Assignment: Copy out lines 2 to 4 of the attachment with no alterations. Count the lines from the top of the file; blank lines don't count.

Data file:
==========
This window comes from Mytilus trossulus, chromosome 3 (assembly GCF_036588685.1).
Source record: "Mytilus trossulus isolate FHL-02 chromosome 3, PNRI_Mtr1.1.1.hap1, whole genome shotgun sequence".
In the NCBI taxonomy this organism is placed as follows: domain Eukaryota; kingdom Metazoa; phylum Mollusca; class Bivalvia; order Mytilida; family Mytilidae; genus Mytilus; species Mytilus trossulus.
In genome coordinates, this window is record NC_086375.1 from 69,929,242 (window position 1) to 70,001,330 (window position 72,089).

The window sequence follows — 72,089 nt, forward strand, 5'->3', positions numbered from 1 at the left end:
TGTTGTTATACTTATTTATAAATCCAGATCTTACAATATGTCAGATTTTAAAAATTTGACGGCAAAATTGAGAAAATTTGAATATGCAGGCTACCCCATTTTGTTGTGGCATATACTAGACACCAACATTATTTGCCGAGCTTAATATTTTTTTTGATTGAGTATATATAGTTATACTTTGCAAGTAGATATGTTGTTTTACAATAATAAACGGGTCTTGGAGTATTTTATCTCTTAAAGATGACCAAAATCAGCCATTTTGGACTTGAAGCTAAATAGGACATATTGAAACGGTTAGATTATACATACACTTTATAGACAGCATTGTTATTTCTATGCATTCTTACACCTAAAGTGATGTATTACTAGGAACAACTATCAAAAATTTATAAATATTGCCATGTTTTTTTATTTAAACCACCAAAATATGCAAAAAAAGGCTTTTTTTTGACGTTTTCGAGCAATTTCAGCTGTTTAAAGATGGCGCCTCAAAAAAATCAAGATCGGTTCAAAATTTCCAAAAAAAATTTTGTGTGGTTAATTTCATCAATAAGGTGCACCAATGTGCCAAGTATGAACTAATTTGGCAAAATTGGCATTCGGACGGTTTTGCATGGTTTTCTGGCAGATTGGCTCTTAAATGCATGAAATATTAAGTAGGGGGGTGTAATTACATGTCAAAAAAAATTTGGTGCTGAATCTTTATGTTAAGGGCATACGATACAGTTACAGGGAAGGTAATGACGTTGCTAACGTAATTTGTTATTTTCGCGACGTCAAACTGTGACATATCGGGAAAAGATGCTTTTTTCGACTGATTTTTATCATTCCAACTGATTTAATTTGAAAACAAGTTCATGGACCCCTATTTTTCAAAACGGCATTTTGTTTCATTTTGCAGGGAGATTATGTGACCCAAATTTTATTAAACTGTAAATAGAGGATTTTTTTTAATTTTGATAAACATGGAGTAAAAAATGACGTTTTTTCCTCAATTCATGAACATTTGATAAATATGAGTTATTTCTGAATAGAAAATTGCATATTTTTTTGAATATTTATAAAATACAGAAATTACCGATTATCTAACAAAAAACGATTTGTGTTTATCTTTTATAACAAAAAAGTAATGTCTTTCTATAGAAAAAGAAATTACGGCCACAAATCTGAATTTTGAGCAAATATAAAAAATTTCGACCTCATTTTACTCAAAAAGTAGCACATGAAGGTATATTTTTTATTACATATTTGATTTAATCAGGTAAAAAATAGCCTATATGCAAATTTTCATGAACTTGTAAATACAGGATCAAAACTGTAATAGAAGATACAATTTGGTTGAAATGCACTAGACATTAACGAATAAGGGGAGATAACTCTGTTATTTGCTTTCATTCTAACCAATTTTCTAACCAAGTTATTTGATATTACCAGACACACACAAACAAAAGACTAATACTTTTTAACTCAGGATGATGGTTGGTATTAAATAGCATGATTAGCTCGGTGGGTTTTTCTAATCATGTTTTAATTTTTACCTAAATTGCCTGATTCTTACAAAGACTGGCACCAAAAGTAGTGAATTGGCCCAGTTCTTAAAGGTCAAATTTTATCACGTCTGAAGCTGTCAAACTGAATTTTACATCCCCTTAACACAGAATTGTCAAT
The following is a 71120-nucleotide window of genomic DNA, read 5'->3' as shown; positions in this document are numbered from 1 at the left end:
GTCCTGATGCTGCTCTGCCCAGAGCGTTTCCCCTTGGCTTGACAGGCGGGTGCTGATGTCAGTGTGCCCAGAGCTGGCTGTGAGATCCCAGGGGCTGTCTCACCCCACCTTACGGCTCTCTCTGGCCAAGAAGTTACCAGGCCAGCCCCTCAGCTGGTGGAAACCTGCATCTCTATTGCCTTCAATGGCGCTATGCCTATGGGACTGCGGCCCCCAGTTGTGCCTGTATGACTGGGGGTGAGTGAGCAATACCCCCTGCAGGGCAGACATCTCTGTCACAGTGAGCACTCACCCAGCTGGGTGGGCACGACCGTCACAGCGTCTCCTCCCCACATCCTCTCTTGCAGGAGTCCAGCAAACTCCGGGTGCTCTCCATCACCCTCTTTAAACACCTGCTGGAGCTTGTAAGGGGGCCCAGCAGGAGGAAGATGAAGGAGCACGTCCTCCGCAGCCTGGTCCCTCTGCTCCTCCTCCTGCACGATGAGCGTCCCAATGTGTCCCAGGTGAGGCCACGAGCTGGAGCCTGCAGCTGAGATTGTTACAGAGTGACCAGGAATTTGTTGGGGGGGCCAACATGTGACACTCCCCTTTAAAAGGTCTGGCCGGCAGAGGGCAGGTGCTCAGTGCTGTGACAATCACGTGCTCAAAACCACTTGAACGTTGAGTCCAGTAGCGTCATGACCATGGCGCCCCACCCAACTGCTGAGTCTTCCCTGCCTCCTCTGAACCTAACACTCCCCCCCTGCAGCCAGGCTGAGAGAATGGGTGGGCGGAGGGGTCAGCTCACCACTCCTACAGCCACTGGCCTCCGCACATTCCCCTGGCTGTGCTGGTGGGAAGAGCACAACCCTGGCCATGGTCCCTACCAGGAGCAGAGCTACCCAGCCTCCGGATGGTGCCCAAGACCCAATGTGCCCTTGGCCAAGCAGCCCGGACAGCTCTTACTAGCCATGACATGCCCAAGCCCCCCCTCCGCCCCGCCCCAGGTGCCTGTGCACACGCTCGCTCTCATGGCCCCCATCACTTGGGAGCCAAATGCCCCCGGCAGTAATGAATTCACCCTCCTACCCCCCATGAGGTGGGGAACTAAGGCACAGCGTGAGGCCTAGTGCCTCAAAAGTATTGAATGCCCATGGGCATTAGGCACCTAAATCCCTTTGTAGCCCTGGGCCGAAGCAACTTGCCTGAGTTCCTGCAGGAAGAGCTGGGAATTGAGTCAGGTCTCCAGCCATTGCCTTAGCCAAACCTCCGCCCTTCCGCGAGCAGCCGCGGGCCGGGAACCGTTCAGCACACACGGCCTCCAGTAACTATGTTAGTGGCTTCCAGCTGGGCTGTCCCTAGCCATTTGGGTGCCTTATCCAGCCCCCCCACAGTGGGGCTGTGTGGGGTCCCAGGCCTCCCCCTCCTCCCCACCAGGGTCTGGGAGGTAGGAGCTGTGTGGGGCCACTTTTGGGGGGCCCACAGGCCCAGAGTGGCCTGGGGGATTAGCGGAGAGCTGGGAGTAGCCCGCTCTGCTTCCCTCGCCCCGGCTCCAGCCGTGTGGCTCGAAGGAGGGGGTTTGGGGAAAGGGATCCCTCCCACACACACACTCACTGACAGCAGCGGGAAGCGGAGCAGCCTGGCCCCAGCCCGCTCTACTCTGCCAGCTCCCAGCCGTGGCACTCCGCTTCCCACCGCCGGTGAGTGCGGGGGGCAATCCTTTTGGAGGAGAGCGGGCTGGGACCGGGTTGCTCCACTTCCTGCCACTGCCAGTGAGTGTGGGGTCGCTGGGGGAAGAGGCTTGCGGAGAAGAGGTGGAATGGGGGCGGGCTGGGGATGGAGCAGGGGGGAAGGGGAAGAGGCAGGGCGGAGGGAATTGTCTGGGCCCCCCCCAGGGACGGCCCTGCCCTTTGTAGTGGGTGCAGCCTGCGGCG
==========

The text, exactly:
Source record: "Mytilus trossulus isolate FHL-02 chromosome 3, PNRI_Mtr1.1.1.hap1, whole genome shotgun sequence".
In the NCBI taxonomy this organism is placed as follows: domain Eukaryota; kingdom Metazoa; phylum Mollusca; class Bivalvia; order Mytilida; family Mytilidae; genus Mytilus; species Mytilus trossulus.
In genome coordinates, this window is record NC_086375.1 from 69,929,242 (window position 1) to 70,001,330 (window position 72,089).